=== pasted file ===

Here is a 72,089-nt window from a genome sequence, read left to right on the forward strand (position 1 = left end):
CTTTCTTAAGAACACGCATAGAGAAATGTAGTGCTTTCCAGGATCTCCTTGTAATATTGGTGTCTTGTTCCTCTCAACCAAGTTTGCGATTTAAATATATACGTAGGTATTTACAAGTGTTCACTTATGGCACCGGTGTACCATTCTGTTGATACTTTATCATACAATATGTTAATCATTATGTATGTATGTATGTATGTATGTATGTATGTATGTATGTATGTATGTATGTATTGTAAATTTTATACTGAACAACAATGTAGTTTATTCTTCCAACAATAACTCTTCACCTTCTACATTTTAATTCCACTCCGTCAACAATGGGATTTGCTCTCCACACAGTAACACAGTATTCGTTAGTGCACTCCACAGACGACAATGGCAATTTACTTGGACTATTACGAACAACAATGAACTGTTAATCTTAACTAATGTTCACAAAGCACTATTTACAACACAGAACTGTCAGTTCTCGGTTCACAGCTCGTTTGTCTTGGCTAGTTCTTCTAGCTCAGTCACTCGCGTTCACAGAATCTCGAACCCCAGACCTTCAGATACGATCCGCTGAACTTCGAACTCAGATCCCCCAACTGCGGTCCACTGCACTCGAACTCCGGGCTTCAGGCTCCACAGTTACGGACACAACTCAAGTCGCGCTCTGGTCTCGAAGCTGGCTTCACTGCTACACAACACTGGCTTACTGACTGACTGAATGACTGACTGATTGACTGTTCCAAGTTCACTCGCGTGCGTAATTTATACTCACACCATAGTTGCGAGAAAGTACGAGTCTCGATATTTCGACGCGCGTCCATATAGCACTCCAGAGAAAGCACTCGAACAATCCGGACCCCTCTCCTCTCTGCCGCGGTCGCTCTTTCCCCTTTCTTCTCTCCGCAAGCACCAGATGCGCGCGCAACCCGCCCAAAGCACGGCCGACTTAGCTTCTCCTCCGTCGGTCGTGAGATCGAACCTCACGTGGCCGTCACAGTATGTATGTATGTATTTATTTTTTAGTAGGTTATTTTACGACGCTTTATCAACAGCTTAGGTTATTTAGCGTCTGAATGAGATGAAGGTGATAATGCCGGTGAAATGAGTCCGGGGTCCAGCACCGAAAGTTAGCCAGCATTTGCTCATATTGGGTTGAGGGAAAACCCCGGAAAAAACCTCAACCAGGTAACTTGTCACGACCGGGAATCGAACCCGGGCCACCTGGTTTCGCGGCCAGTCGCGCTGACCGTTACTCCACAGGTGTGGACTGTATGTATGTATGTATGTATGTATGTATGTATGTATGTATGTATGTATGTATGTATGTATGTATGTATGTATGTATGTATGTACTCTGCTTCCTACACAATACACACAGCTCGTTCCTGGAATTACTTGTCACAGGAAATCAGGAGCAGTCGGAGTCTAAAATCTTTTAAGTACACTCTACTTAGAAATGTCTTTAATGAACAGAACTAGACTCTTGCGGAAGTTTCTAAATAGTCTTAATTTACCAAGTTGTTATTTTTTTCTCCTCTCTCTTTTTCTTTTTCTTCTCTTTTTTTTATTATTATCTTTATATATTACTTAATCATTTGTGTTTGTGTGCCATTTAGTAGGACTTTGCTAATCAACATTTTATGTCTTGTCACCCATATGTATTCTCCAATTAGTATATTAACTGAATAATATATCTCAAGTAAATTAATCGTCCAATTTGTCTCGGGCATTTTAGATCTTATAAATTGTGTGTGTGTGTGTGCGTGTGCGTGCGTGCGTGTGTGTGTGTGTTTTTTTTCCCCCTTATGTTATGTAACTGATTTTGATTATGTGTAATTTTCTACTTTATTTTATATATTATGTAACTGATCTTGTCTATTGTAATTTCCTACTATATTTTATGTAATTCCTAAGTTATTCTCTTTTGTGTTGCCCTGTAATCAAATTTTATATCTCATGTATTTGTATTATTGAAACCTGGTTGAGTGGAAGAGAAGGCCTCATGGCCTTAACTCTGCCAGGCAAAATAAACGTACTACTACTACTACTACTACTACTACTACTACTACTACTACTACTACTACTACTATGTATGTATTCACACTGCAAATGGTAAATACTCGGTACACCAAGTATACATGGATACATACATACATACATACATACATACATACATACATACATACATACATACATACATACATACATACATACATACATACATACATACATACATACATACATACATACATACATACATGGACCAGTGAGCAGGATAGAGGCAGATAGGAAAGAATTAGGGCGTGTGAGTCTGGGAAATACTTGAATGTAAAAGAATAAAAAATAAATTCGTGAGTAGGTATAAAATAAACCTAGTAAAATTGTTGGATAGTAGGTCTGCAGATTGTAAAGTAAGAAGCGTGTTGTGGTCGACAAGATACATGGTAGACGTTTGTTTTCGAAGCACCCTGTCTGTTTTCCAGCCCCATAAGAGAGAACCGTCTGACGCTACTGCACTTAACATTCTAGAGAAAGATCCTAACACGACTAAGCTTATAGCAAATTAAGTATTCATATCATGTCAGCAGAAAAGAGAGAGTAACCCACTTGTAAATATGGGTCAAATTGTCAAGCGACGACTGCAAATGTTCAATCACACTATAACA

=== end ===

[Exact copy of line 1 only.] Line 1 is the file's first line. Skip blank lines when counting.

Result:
Here is a 72,089-nt window from a genome sequence, read left to right on the forward strand (position 1 = left end):